16. An apparatus, comprising:
a differential bus;
a differential transmitter coupled to the bus to drive a differential clock signal onto the bus;
a plurality of circuits; and
a plurality of receivers coupled to the bus to receive the clock signal for the plurality of circuits respectively;
wherein each of the receivers having an impedance less than 200 ohms;
wherein each of the receivers comprises a pair of current sources coupled to a pair of self-biased gates to receive the differential clock signal; and
wherein the gates are biased via a common mode feedback circuitry based on outputs of the gates.
17. The apparatus of claim 16, wherein there is no inductor between the transmitter and the receivers; and the bus has no terminator.
Description
FIELD OF THE TECHNOLOGY

At least some embodiments of the invention relate to the distribution of clock signals.

BACKGROUND

Many large-scale integrated chips (ICs) such as microprocessors and advanced memory buffers (AMB) use a global clock as a timing reference to synchronize data and logic operations performed by different functional blocks on the chips.

As new generations of integrated chips (ICs) become faster and larger, it becomes more and more difficult to distribute the global clock signal to the functional blocks on an IC chip with minimum clock skew.

In addition, a clock distribution system for a high frequency global clock consumes more power as the frequency of the clock increases. When the frequency of the global clock increases, the wires for distributing the global clock across a large-scale IC chip dissipate more power, which can lead to performance degradation.

Furthermore, a traditional clock distribution network occupies lots of routing area, which may result in the need for a larger die size.

For example, FIG. 1 illustrates a prior art method of distributing clock signals using point to point connections. Such a clock distribution scheme uses employ point to point network topology, as shown in FIG. 1. For example, in FIG. 1, a clock source (11), such as a centralized Phase Lock Loop (PLL), generates a clock signal, which is provided to various functional blocks (e.g., 21, 23, . . . , 29) on an integrated circuit chip (13) as the global timing reference. Typically, the clock signal is distributed from the clock source (11) to each functional block (e.g., 21) through a differential wire pair, which provides the point to point connection from the clock source (11) to the corresponding function block (e.g., 21).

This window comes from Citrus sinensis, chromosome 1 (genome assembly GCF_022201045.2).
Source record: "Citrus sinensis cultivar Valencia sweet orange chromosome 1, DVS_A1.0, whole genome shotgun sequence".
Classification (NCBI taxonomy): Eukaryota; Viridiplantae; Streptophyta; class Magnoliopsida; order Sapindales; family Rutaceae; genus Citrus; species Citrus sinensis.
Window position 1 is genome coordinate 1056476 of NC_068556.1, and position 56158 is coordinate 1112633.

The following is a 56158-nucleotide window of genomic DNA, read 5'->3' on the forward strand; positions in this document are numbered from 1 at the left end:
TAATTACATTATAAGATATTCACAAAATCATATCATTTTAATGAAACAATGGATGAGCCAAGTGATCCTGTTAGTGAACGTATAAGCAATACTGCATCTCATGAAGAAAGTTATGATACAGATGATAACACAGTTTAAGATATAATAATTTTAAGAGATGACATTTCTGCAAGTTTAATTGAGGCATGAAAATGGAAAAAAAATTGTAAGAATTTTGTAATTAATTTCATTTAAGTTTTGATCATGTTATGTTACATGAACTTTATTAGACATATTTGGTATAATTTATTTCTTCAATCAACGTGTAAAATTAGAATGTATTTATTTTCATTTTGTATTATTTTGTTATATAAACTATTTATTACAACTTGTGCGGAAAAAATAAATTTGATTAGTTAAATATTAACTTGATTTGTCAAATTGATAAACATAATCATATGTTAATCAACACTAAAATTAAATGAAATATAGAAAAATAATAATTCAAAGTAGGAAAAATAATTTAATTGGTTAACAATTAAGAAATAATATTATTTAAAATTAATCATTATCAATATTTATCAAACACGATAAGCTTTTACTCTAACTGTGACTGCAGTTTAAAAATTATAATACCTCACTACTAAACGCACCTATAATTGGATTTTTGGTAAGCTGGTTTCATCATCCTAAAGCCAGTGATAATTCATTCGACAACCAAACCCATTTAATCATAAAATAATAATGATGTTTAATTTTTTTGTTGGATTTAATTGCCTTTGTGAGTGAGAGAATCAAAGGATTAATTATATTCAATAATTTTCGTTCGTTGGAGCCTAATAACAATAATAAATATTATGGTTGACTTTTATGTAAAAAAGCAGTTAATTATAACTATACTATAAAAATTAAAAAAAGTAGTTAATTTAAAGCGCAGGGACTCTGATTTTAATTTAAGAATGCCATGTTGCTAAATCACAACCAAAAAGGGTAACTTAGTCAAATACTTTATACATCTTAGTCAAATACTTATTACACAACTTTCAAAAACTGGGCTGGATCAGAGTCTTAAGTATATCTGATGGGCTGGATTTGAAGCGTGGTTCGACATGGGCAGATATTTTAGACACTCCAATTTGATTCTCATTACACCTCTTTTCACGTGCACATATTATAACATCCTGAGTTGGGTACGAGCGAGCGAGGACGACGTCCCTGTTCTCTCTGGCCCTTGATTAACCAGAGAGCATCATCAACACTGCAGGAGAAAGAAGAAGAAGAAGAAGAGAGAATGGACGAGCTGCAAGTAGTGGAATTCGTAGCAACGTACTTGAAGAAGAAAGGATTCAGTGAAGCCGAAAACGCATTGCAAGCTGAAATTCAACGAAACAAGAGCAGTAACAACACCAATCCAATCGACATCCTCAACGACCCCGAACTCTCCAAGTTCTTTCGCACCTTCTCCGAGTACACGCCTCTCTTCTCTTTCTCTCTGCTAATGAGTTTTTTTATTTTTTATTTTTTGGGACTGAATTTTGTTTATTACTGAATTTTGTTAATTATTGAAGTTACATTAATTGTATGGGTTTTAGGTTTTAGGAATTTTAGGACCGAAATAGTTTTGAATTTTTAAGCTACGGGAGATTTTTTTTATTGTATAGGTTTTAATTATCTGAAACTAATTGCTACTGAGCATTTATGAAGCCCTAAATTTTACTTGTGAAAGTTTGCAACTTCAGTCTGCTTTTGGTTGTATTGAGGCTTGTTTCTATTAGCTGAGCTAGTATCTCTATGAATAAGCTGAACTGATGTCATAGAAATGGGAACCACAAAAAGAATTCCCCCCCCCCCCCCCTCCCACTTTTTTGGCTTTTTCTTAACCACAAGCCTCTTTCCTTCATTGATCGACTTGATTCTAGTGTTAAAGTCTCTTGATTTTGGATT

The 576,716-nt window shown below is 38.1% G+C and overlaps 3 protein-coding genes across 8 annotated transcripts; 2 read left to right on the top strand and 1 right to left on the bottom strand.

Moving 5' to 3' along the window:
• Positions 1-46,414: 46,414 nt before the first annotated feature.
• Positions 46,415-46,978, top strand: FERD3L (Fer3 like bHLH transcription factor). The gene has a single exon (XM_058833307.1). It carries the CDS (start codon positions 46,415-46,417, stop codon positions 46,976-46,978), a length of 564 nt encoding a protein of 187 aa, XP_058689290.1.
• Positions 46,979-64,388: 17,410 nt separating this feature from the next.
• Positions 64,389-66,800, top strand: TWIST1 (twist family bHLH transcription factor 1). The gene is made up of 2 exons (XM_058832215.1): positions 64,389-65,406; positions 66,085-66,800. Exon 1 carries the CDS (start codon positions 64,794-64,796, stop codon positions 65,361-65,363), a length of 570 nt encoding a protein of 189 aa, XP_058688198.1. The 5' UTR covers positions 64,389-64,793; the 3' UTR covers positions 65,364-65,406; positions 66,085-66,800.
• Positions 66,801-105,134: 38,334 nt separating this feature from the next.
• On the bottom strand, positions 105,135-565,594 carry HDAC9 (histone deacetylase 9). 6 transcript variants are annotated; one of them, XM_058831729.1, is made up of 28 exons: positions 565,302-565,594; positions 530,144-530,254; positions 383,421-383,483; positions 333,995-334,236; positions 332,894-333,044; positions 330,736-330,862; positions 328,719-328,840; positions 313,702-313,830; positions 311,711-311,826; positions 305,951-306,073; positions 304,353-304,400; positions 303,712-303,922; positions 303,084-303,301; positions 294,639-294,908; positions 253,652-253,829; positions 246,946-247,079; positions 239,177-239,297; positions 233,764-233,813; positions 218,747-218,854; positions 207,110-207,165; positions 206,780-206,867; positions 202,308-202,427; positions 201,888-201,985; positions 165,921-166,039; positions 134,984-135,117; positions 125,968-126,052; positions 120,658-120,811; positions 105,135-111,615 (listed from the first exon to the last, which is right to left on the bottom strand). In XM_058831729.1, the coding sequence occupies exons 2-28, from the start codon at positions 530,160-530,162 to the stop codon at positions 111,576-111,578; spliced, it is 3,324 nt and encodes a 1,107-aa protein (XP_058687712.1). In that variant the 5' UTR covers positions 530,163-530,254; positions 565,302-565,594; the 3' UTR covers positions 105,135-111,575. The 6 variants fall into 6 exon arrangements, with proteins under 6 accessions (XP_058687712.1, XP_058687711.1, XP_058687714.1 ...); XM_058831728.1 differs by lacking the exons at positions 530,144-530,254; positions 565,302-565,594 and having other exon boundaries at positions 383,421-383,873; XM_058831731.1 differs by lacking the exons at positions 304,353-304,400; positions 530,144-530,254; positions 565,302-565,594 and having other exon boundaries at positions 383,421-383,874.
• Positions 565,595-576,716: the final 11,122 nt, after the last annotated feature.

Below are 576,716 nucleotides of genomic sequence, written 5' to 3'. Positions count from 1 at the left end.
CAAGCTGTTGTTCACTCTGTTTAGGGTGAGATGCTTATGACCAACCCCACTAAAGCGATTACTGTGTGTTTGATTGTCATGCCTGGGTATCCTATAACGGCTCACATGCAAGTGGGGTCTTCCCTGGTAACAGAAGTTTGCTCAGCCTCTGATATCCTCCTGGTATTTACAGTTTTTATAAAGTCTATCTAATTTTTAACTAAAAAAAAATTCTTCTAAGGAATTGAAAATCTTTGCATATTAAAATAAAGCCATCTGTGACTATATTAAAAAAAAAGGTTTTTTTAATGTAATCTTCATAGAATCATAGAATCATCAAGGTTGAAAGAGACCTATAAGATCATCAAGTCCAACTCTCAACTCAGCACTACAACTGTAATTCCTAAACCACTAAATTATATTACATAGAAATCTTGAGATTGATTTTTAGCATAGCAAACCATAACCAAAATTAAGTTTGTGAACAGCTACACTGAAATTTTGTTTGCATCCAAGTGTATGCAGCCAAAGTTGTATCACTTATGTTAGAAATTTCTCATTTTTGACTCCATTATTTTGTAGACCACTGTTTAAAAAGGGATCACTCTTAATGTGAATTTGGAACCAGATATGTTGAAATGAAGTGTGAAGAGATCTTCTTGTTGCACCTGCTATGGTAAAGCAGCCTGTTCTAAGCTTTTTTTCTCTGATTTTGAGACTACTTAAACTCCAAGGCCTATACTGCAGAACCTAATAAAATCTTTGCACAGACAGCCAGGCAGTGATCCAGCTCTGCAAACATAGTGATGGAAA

In FIG. 1, the use of a centralized clock source (e.g., PLL) can lead to reduced power consumption and less die size, when the clock distribution system is compared with a system that has distributed Phase Lock Loops (PLLs).

However, as the clock frequency increases, the distribution of a clock from a centralized source to function blocks on a large silicon die becomes increasingly difficult due to clock skew. Further, the clock distribution network may suffer from a large capacitive load which may cause high power consumption for clock distribution. Furthermore, as the number of functional blocks within an IC chip increases, the routing of the wires for the clock distribution network becomes more complicated; and the clock distribution network may occupy a larger die area due to the point to point connections.

FIG. 2 illustrates a prior art method of distributing clock signals using high impedance receivers in a daisy-chained clock distribution system. In FIG. 2, the global clock is distributed to a set of functional blocks (31, 33, . . . , 39) via a daisy chain that is terminated with a terminator (55). High impedance receivers (e.g., 41, 43, . . . , 49) are used on the daisy chain to receive the clock signal for the respective functional blocks (e.g., 31, 33, . . . , 39). The impedance receivers typically have impedance above 10 K ohms. An inductor (e.g., 53) is used between the transmission line (e.g., 51) and high impedance receiver (e.g., 41). Further details on such a clock distribution system can be found in A 100 mW 9.6 Gb/s Transceiver in 90 nm CMOS for Next-Generation Memory Interfaces, by Edoardo Prete, Dirk Scheideler and Anthony Sanders, in ISSCC 2006, SESSION 4, GIGABIT TRANSCEIVERS, 2006 IEEE International Solid-State Circuits Conference, pp. 88-89 and 640.